“The Wire” as a Prelude to the State of Journalism

November 15, 2009

The Wire

“The Wire” is not only ridiculously entertaining, amazingly acted, wonderfully produced, beautifully shot and worked through, tied up and completed without a wasted moment or a with a question left unanswered, it is also immensely important. The thing that sets this show over the top as quite possibly one of the top five American pop-culture artifacts of our time and makes it something that will present future generations with authentic information about people and problems is that it, as many critics have hailed, holds a “mirror up to a broken America.”

The final season of the show did it’s best to answer the question of “why is no one paying attention to what is going on?” For after all, the first 4 seasons laid out in gripping detail and without hyperbole the state of the inner city in regards to the drug trade, poverty, the economy, political structures, the police force, schools, harbors, unions, public housing and city hall. No stone was left unturned and the absurdity of what occurs and what is not done to rectify and address the problems is left out in the open. The last season turns it’s scope on the media, and by proxy the average American who ends up being responsible for what the media does in fact cover.

The fact that the writers, producers and sources for “The Wire” have worked extensively as professionals in the media, city government, the police force, the school system and in street gangs gives it that finalizing touch of “realness.” The show did it’s best to wake the country up through entertainment, something that is done at moments few and far between.

Which leads me to stop with the praises for this show, as much as I could continue. I don’t want to ruin it for anyone who hasn’t seen it, just know that if you commit to the first part of the first season and stay with it, it will hook you and after viewing the last episode you will feel as if you’ve been entertained, learned new things and been exposed to authentic voices that aren’t always heard.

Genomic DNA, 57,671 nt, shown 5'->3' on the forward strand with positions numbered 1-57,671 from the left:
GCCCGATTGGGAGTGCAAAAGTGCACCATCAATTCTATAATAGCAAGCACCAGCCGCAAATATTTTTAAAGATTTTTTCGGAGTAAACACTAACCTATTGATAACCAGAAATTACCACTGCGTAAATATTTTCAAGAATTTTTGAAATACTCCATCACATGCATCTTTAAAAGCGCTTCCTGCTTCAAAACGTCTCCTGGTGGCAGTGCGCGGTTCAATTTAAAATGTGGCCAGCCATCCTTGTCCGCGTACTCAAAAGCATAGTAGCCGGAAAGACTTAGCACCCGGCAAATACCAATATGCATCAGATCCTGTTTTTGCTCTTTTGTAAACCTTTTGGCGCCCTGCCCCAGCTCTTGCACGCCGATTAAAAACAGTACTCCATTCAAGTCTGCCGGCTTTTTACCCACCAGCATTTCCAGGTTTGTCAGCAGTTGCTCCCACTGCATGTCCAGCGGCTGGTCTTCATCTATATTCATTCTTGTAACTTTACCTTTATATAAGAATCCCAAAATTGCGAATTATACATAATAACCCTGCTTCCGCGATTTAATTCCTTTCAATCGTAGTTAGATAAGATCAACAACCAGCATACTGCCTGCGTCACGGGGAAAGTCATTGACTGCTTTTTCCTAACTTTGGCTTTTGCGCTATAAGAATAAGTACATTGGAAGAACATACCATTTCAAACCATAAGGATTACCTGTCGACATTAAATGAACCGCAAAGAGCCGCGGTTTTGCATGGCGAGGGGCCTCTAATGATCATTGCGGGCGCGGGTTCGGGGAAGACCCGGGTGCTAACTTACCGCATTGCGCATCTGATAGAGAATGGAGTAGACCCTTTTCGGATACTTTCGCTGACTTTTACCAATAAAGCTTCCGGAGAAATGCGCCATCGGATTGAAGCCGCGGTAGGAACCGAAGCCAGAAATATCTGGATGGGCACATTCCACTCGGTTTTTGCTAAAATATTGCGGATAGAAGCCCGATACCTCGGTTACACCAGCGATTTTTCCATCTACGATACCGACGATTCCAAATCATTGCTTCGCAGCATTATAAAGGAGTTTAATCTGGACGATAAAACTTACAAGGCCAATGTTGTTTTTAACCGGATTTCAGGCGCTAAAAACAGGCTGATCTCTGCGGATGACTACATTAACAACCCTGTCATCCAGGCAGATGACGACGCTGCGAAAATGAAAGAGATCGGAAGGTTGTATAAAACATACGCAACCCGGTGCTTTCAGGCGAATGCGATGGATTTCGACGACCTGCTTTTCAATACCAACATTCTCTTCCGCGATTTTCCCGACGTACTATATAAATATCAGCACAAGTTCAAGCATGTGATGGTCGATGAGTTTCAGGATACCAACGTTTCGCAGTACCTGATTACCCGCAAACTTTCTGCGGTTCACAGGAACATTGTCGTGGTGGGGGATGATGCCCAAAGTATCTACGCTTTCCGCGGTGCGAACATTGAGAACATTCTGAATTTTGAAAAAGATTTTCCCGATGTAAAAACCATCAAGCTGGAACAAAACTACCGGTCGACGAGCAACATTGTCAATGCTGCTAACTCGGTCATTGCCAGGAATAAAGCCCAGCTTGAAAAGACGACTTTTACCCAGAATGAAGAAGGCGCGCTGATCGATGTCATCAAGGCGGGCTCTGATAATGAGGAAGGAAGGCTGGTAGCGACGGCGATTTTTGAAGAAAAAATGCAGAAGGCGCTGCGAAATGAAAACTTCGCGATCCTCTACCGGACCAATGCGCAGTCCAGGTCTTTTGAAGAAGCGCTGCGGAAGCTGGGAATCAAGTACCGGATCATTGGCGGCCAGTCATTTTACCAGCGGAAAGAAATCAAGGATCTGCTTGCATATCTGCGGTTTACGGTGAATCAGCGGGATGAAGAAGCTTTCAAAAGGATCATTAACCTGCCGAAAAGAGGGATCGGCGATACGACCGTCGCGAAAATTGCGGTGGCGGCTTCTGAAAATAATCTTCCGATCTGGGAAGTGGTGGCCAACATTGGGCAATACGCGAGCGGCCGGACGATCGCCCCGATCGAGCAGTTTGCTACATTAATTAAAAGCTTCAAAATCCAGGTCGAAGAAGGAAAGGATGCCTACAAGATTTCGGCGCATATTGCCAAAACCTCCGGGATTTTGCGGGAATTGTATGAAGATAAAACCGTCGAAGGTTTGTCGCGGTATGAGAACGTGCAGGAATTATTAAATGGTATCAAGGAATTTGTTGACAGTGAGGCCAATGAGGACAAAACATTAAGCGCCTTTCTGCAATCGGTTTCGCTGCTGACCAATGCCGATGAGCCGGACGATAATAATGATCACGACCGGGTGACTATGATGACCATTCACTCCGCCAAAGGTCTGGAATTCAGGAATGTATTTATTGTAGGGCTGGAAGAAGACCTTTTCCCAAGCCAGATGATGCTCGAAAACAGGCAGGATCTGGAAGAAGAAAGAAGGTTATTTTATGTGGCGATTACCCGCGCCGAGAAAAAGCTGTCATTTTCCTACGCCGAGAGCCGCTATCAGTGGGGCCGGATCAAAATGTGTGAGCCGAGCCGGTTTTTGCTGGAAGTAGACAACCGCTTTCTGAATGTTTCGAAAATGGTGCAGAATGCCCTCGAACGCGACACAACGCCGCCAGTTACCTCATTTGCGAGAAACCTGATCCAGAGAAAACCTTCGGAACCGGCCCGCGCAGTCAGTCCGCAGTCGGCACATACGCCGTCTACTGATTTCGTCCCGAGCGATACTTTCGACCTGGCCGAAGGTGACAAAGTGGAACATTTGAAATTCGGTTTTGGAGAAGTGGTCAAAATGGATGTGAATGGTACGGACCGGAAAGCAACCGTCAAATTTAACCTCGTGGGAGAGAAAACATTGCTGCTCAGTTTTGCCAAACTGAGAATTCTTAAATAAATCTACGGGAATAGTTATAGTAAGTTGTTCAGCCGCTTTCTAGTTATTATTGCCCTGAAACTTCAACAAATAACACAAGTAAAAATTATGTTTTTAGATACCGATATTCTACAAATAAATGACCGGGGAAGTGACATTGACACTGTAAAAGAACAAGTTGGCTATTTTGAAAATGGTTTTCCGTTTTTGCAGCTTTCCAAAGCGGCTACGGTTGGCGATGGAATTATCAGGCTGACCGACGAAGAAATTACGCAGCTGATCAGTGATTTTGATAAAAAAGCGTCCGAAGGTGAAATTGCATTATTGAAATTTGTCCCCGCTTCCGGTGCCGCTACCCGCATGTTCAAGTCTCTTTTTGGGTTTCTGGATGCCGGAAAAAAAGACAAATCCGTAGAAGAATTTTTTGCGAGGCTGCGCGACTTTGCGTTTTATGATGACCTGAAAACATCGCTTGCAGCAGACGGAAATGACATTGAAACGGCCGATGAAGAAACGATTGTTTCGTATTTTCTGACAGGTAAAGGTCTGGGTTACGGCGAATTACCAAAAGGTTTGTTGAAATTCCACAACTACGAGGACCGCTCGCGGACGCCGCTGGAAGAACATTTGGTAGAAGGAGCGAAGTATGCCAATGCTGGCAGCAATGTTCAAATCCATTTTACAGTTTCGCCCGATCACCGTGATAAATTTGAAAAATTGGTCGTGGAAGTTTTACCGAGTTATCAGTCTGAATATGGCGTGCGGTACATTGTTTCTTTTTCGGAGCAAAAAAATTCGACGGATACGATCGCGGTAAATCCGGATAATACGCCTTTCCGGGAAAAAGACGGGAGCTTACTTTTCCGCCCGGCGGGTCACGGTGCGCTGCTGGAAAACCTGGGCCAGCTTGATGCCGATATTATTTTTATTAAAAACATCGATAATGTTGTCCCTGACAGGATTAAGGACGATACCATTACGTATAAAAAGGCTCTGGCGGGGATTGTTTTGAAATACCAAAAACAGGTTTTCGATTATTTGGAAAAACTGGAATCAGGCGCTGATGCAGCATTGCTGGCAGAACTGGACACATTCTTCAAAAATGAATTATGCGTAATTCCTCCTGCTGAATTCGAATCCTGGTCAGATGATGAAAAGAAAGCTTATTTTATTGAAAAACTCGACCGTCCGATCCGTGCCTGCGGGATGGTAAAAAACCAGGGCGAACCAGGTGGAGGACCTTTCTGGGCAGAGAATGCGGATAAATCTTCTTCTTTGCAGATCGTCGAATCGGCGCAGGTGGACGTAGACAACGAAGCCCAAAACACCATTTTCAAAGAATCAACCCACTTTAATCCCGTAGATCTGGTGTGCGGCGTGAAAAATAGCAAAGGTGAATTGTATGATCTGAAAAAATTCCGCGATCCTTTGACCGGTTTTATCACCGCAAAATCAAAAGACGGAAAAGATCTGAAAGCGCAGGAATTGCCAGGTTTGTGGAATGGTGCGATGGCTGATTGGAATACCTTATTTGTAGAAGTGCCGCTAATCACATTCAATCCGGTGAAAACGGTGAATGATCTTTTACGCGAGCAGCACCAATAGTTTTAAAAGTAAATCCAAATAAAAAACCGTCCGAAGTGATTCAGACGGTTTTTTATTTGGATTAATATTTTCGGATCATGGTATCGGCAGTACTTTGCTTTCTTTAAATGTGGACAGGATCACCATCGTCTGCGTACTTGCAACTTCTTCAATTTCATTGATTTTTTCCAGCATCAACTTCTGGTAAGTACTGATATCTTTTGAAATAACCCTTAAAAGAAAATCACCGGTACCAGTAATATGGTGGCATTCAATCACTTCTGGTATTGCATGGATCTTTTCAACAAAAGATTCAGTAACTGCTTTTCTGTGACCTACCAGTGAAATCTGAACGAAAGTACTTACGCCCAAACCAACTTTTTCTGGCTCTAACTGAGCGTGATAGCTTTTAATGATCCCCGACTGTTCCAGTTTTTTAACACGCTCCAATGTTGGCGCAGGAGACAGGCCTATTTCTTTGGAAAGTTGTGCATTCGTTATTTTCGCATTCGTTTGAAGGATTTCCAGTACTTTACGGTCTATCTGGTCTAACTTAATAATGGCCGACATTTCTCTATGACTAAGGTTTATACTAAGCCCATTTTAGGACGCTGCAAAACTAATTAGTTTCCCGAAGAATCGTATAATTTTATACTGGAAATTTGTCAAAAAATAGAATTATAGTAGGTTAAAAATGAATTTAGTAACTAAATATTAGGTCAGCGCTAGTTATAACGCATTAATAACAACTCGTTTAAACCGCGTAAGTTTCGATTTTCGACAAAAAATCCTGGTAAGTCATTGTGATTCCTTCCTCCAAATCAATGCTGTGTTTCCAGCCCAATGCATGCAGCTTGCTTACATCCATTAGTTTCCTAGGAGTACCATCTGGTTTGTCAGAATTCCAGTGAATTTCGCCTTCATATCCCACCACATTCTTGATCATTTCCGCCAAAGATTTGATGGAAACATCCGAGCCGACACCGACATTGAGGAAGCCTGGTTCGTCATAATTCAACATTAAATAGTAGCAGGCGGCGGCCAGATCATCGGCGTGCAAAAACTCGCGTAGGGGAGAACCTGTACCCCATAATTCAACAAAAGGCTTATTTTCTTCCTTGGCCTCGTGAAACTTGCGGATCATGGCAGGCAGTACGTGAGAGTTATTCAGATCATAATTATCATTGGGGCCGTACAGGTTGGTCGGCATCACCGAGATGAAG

What this delves into for me is the state of journalism today. Why should art be more apt at opening a window to a world right outside of our window? Why aren’t the weighty issues and real things in need of coverage not shown to us on the TV news and in our newspapers?

A featurette on the last disc of the last season of “The Wire” focuses on several journalists associated with the show and all of them point to the myriad of problems facing journalism today. The primary problem is that journalism has become a commodity in which focus groups are tested on the reactions they have to styles and presentations of journalism in the same way that movies are tested for market value. So really, journalism today is formed for the people’s taste, preference and expectations. We are given what we want to see, not what we need to see. This is contrary to the entire purpose of news reporting. Journalists should function as a public servants by exposing truth, reporting facts and leading us to reconsider what we think and alert us to things we were in the dark on. This is what it has historically done, despite problems and lapses. Yet over the past ten years this has become less and less true; now we see on TV what we want to see rather than what we need to see, because it’s marketed as a product and for the ratings to stay up we have to see things we agree with, whether they are true or not. Americans expect news to be free, instant and entertaining. We’ve stopped buying papers, so papers force the folks who’ve spent years building contacts, researching and investigating into retirement. Newspapers then are forced to do “less with more,” which leads to an inferior product, which leads to less sales, which leads to more staff trimming until the death of the print news medium occurs. We want news instant, so we have 24 hour news networks that report and compete for ratings, thus producing news that is biased and non-factual (Fox News), openly opinionated (MSNBC) and sensationalistic (CNN). We’ve flooded the internet and turned it into a breeding ground where everyone is a reporter and information is constantly being pushed onto the world without research or fact-checking and people are free to choose what to believe without attention to what is really true.

The days of a shared news source in which we can all gather around is gone. Where people used to watch Primetime news and read the paper gathering the same facts for which they could garnish their own opinions from, conservatives tune to Fox News to rile and support their anger and prejudices, liberals tune to MSNBC to join in the process of laughing at conservatives and opinions are handed out to both groups so that no opinion is left unformed. The one valid source of ethical, unbiased journalism in America today can be found on NPR yet huge portions of Americans find it’s unfiltered coverage dull or liberally biased. I guess we’ve grown so used to having pre-packaged opinions doled out to us that when real, unfiltered news is reported we still accuse it of “bias.”


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